Apparently, all the websites blocked are said to express “extreme religious views.”
MTNL officials said they were handed a 22-page document detailing the sites to block a month ago. “It came from the National Informatics Centre (NIC). It was the first time that they had done something of this nature,’’ says RH Sharma, sub-divisional engineer for MTNL in Delhi.
Government sources confirmed late in the evening that some websites have been blocked based on police reports that they were fuelling hatred. They denied that the Mumbai blasts had anything to do with censorship and that security checks on the blocked sites were on since before the terrorist attacks.
But the ban hasn’t been a complete success: later on Monday Gates of Vienna started receiving referrals from Bharat Rakshak, an Indian Defense portal, on whose forums I often lurk and occasionally comment. Contributor Mihir had posted the following:
Carl in Jerusalem is live-blogging the situation as it unfolds.
Hat tip — Gates of Vienna
All links have been “anonymoused” because of the blocking of blogger by ISPs in India
If you look at the links to Carl and Gates of Vienna, you’ll notice that the domain is “anonymouse.org” and the URLs for the forbidden blogs are thus concealed from Big Brother’s robots. Three days after the Wall of Silence went up, India was already getting messages through it.
Desipundit is the place I go to see what’s happening on the Indian blogs. Sure enough, they had a sticky post at the top of their blog reporting on the effects of the ban and asking readers to send in more information. Bloggers were already forming consortiums and had created a Public Wiki to pool information about how to get around the ban (the anonymouse strategy was one of those mentioned). Below is a snapshot of the complete post from sometime yesterday; it has probably been updated since then. I’ve included all the links so you can explore the wealth of the Indian blogosphere:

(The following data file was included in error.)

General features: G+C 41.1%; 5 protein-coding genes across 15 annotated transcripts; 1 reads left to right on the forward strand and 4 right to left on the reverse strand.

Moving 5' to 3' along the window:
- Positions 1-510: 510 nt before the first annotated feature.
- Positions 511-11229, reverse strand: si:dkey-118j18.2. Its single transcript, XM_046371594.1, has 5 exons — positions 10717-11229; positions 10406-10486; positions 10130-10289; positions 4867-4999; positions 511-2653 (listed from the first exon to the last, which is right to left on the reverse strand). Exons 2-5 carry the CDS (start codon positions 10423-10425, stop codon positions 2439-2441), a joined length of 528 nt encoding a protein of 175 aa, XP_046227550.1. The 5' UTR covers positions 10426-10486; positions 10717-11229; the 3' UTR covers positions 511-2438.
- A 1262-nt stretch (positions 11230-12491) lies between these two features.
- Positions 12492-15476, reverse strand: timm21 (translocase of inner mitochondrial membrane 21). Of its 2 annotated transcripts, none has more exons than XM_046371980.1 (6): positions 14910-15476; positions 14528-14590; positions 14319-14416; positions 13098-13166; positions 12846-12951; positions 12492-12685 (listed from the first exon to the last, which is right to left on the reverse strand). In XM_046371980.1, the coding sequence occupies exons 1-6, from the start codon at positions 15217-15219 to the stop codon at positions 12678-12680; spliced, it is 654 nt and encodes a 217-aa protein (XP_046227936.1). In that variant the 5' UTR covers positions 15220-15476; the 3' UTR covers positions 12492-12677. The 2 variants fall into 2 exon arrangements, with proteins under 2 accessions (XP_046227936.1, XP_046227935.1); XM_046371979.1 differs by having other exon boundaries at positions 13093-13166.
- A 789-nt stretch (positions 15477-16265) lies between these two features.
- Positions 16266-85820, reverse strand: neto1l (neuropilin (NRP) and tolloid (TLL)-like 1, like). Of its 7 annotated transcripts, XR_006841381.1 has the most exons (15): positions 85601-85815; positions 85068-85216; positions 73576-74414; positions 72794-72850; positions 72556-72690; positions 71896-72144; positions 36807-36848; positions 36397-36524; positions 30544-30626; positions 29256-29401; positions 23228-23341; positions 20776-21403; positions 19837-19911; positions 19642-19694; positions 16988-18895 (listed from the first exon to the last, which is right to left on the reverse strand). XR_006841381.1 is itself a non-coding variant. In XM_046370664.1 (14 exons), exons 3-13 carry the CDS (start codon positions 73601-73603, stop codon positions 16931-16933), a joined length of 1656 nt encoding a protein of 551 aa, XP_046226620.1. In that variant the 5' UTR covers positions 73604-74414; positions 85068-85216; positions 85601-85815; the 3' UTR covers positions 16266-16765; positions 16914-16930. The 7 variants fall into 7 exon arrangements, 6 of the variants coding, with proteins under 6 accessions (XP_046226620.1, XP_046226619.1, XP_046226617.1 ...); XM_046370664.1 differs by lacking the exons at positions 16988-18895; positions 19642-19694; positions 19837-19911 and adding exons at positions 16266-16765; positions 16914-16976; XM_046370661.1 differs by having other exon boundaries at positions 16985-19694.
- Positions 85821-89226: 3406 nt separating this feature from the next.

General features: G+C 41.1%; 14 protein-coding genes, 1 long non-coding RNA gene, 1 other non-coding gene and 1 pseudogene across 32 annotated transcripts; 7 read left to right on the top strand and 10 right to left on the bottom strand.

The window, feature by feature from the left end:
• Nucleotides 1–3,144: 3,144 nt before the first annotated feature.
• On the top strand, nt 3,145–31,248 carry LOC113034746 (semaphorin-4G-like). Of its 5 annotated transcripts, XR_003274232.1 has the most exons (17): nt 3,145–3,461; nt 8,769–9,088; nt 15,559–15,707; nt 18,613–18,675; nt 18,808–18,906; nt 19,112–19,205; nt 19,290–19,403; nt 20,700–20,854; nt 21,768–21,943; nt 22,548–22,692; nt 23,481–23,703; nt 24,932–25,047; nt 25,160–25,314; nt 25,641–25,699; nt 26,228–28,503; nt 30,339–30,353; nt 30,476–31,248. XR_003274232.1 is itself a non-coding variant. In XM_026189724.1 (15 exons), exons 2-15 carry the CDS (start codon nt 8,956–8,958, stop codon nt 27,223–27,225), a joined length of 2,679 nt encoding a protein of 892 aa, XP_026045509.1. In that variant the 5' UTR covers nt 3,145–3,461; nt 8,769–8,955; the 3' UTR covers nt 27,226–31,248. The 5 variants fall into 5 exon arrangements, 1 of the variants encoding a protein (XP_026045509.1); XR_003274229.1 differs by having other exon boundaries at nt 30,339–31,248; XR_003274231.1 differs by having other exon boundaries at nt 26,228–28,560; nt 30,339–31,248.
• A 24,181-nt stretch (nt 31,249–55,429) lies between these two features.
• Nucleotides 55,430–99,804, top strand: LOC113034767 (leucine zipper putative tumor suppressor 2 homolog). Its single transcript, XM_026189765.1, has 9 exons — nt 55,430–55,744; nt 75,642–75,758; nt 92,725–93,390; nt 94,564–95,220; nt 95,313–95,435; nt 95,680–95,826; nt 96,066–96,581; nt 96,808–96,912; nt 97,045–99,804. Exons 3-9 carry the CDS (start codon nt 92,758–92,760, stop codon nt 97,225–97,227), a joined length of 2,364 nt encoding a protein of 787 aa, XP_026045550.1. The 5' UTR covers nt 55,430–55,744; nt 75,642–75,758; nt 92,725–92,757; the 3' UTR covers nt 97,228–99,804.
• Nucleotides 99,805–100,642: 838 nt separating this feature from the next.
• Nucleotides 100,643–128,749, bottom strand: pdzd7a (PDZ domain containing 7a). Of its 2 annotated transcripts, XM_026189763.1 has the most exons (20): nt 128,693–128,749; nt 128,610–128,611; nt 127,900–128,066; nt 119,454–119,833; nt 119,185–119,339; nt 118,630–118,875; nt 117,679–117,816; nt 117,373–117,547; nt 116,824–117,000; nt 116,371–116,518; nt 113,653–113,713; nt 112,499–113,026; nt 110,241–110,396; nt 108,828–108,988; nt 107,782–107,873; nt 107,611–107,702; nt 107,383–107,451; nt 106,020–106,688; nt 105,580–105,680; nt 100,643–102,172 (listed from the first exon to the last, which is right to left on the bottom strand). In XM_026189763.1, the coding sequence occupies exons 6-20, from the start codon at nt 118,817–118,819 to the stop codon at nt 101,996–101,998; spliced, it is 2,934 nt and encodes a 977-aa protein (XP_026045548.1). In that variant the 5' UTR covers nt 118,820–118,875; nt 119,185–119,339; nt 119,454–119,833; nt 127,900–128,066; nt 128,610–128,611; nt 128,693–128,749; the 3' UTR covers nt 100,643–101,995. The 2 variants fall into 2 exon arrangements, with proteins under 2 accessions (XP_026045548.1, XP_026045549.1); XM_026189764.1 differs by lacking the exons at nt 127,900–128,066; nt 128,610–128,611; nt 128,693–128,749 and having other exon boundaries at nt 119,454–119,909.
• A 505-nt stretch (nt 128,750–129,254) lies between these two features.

Is Blogspot.com being blocked by some ISPs in India? While it’s highly unlikely, and maybe some local servers are down. (Do they have local servers?) — Mridula saysNow I know I am speculating but it makes me very very irritated to think that our government might be playing some hanky panky with blog sites? The other possibility is that Blogger messed it up only in India? I would love it if it is the second possibility but I think there is a very slim chance of that. I can only hope that there is an innocent explanation to it.
If you are in India, can you please head over here, and just tell me if you can access Blogspot.com and what ISP you are on?
Update#1: Amit at Digital Inspiration has a [partial] list of Indian ISPs that seem to be blocking Blogspot and offers several solutions to get around the block.
We are waiting on news to confirm if it indeed was a Ministry of Communications directive that made these ISPs block the site. Let us know if you find out either way.
Update#2: Abi calls up one of the ISP call centres. IF you cannot access blogspot or typepad domain (despite your connection being robust etc.) please go here and add details regarding your ISP and their contact details.